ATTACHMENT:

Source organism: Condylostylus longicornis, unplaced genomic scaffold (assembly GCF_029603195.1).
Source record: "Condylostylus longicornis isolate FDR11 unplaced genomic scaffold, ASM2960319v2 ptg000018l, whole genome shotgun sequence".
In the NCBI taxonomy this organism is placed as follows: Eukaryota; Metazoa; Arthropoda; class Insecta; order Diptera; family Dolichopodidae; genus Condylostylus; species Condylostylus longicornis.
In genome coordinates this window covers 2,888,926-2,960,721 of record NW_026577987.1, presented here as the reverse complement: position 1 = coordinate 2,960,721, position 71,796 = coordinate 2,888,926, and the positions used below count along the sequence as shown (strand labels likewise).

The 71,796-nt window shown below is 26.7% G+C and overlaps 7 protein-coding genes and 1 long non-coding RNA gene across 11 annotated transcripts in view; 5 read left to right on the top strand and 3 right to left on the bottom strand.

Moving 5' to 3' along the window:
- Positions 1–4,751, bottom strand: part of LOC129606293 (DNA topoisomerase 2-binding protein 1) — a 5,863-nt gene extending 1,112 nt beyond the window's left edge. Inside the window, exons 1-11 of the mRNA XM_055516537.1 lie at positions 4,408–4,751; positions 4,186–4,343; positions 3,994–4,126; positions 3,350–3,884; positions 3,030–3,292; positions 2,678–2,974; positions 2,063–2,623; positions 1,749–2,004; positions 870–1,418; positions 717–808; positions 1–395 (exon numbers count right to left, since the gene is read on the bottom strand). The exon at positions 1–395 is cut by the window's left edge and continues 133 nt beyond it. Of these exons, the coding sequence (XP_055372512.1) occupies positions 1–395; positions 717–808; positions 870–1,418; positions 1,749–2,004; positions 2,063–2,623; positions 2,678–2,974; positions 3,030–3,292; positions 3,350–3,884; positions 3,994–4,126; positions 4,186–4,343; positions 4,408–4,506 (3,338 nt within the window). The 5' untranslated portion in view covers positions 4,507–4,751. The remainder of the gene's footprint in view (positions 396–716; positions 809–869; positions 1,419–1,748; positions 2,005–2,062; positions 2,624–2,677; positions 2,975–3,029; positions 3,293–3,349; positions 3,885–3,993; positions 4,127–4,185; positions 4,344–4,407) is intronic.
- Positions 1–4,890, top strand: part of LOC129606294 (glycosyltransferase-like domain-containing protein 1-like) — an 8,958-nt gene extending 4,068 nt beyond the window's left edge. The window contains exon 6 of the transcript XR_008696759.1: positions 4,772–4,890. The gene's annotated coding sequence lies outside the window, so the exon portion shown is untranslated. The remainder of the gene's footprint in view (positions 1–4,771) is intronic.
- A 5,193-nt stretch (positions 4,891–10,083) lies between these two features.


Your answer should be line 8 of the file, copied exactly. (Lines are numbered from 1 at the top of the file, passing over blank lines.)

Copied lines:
- Positions 1–4,890, top strand: part of LOC129606294 (glycosyltransferase-like domain-containing protein 1-like) — an 8,958-nt gene extending 4,068 nt beyond the window's left edge. The window contains exon 6 of the transcript XR_008696759.1: positions 4,772–4,890. The gene's annotated coding sequence lies outside the window, so the exon portion shown is untranslated. The remainder of the gene's footprint in view (positions 1–4,771) is intronic.